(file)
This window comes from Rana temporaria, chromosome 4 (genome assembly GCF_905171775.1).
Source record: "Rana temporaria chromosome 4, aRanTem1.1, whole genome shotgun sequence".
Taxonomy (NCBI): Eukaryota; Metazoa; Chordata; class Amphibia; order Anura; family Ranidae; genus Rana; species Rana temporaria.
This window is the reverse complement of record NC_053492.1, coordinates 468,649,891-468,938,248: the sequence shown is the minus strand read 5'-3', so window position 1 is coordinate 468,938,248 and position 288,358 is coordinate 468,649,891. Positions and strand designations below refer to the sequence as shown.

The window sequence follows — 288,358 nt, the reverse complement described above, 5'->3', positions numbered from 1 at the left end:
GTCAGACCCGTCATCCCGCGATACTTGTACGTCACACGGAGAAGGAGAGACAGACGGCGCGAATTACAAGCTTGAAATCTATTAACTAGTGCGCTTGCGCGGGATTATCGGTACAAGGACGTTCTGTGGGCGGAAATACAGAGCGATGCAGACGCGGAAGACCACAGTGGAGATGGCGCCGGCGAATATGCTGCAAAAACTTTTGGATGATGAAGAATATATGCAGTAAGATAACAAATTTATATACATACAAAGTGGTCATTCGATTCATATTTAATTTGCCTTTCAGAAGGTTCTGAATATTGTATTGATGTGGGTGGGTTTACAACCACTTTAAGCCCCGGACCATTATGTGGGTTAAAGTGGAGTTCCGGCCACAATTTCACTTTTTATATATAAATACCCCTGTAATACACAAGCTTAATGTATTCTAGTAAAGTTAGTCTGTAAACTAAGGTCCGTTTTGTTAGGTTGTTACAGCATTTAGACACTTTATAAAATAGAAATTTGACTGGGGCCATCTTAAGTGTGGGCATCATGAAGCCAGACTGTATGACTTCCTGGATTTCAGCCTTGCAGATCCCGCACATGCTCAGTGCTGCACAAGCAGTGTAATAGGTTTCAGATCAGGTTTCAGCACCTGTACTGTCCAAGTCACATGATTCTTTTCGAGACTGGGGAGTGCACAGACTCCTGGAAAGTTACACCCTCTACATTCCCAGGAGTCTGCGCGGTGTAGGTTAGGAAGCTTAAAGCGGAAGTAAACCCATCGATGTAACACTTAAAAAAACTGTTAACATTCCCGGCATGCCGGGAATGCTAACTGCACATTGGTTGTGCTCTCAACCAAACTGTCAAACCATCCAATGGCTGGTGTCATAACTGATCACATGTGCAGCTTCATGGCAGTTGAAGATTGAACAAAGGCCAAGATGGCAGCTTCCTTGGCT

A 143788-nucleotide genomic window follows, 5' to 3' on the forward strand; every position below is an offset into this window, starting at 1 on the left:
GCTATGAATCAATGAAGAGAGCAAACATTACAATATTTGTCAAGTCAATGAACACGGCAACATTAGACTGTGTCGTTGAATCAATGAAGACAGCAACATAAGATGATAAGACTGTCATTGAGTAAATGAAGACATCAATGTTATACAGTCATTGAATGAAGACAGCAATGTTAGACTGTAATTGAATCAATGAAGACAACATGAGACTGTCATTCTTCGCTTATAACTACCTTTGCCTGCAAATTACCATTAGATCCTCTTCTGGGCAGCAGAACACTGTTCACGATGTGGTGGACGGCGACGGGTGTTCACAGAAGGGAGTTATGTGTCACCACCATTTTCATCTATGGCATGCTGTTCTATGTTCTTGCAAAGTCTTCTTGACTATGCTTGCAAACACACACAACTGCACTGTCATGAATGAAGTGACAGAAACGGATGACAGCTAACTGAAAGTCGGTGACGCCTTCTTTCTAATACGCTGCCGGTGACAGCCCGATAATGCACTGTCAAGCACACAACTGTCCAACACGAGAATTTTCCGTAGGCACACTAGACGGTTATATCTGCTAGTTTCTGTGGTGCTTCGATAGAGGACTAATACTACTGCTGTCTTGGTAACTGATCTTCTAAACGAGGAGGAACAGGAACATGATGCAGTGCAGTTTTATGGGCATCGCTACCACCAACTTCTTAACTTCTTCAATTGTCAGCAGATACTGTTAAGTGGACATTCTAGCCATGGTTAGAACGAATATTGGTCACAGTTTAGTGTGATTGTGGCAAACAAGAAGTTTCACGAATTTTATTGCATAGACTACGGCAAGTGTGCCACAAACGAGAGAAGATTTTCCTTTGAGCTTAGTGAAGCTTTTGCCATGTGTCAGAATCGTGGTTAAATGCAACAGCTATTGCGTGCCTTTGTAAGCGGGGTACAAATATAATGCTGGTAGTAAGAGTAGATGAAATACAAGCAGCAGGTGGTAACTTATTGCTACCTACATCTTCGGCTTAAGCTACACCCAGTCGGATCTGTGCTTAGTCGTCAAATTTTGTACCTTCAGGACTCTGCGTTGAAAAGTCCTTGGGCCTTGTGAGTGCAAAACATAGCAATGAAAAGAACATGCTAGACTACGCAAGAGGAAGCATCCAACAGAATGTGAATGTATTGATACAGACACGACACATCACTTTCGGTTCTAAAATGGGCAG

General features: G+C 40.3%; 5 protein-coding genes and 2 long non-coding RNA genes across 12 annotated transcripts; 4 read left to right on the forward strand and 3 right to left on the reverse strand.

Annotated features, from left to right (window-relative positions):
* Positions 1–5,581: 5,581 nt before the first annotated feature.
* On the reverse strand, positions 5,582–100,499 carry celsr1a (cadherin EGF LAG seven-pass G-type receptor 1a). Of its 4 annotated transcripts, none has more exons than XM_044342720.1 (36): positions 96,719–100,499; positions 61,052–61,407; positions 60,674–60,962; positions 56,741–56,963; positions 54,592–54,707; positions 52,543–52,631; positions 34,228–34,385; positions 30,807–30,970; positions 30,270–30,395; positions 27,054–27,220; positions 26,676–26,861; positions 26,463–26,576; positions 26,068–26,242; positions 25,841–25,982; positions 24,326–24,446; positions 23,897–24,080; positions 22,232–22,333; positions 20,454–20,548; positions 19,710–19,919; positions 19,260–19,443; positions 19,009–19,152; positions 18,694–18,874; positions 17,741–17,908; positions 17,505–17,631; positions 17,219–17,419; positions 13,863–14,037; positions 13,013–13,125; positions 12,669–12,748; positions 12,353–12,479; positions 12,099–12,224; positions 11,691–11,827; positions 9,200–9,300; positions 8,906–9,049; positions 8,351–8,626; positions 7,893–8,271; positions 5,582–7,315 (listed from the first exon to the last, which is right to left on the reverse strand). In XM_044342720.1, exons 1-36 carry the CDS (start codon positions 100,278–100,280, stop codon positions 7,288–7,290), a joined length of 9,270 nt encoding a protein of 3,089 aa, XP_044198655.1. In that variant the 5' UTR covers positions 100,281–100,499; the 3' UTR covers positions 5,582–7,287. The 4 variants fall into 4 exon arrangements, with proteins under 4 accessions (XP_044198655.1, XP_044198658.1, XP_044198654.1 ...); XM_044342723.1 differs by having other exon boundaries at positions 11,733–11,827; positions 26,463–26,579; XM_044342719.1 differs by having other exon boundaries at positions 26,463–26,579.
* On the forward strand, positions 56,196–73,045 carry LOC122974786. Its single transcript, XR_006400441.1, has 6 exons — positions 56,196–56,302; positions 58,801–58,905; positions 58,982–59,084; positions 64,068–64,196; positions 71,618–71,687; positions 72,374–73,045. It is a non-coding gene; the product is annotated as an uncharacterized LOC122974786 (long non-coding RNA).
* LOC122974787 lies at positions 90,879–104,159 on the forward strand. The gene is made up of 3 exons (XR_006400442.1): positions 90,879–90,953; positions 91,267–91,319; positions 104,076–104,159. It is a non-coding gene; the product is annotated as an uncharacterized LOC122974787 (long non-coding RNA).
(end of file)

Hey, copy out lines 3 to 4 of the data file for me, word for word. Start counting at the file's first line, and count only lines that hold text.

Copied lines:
Taxonomy (NCBI): Eukaryota; Metazoa; Chordata; class Amphibia; order Anura; family Ranidae; genus Rana; species Rana temporaria.
This window is the reverse complement of record NC_053492.1, coordinates 468,649,891-468,938,248: the sequence shown is the minus strand read 5'-3', so window position 1 is coordinate 468,938,248 and position 288,358 is coordinate 468,649,891. Positions and strand designations below refer to the sequence as shown.